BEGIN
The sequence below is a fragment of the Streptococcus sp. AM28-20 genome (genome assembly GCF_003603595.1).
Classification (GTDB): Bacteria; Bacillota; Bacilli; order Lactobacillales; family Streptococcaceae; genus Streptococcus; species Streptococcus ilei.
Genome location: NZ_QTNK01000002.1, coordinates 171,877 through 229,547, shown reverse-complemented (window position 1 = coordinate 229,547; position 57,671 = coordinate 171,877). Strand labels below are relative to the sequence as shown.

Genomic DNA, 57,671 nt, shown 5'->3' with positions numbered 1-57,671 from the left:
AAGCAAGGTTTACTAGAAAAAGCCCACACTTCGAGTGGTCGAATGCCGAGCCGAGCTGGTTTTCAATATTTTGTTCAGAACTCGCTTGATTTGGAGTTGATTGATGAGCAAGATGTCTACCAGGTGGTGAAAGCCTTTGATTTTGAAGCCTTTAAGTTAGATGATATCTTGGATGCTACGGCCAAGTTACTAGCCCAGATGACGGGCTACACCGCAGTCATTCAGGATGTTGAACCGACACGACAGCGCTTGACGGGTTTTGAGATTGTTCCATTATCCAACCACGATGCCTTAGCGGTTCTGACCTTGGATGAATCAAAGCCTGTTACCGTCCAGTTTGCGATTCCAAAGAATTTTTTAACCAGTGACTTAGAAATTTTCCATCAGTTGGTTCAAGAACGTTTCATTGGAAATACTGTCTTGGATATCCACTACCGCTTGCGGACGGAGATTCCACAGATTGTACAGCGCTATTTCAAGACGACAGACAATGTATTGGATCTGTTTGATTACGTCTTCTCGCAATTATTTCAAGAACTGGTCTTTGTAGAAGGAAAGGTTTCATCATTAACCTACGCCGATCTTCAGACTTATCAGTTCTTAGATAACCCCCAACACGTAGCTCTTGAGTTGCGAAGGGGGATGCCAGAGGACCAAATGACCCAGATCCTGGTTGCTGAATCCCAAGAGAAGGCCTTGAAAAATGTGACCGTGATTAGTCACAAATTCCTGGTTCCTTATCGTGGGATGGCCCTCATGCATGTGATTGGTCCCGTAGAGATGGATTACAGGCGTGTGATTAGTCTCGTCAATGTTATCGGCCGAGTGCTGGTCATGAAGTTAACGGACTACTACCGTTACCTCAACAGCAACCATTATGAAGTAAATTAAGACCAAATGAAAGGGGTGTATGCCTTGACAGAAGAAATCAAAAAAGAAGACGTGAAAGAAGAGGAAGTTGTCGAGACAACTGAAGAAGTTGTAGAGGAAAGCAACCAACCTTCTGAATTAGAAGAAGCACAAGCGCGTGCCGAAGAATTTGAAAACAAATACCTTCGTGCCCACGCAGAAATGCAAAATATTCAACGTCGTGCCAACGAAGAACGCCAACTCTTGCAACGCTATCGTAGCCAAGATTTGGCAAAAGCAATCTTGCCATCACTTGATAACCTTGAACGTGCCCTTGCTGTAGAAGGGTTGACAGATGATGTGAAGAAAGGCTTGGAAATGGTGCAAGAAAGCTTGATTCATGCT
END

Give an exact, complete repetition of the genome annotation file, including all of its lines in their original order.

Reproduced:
The sequence below is a fragment of the Streptococcus sp. AM28-20 genome (genome assembly GCF_003603595.1).
Classification (GTDB): Bacteria; Bacillota; Bacilli; order Lactobacillales; family Streptococcaceae; genus Streptococcus; species Streptococcus ilei.
Genome location: NZ_QTNK01000002.1, coordinates 171,877 through 229,547, shown reverse-complemented (window position 1 = coordinate 229,547; position 57,671 = coordinate 171,877). Strand labels below are relative to the sequence as shown.

Genomic DNA, 57,671 nt, shown 5'->3' with positions numbered 1-57,671 from the left:
AAGCAAGGTTTACTAGAAAAAGCCCACACTTCGAGTGGTCGAATGCCGAGCCGAGCTGGTTTTCAATATTTTGTTCAGAACTCGCTTGATTTGGAGTTGATTGATGAGCAAGATGTCTACCAGGTGGTGAAAGCCTTTGATTTTGAAGCCTTTAAGTTAGATGATATCTTGGATGCTACGGCCAAGTTACTAGCCCAGATGACGGGCTACACCGCAGTCATTCAGGATGTTGAACCGACACGACAGCGCTTGACGGGTTTTGAGATTGTTCCATTATCCAACCACGATGCCTTAGCGGTTCTGACCTTGGATGAATCAAAGCCTGTTACCGTCCAGTTTGCGATTCCAAAGAATTTTTTAACCAGTGACTTAGAAATTTTCCATCAGTTGGTTCAAGAACGTTTCATTGGAAATACTGTCTTGGATATCCACTACCGCTTGCGGACGGAGATTCCACAGATTGTACAGCGCTATTTCAAGACGACAGACAATGTATTGGATCTGTTTGATTACGTCTTCTCGCAATTATTTCAAGAACTGGTCTTTGTAGAAGGAAAGGTTTCATCATTAACCTACGCCGATCTTCAGACTTATCAGTTCTTAGATAACCCCCAACACGTAGCTCTTGAGTTGCGAAGGGGGATGCCAGAGGACCAAATGACCCAGATCCTGGTTGCTGAATCCCAAGAGAAGGCCTTGAAAAATGTGACCGTGATTAGTCACAAATTCCTGGTTCCTTATCGTGGGATGGCCCTCATGCATGTGATTGGTCCCGTAGAGATGGATTACAGGCGTGTGATTAGTCTCGTCAATGTTATCGGCCGAGTGCTGGTCATGAAGTTAACGGACTACTACCGTTACCTCAACAGCAACCATTATGAAGTAAATTAAGACCAAATGAAAGGGGTGTATGCCTTGACAGAAGAAATCAAAAAAGAAGACGTGAAAGAAGAGGAAGTTGTCGAGACAACTGAAGAAGTTGTAGAGGAAAGCAACCAACCTTCTGAATTAGAAGAAGCACAAGCGCGTGCCGAAGAATTTGAAAACAAATACCTTCGTGCCCACGCAGAAATGCAAAATATTCAACGTCGTGCCAACGAAGAACGCCAACTCTTGCAACGCTATCGTAGCCAAGATTTGGCAAAAGCAATCTTGCCATCACTTGATAACCTTGAACGTGCCCTTGCTGTAGAAGGGTTGACAGATGATGTGAAGAAAGGCTTGGAAATGGTGCAAGAAAGCTTGATTCATGCT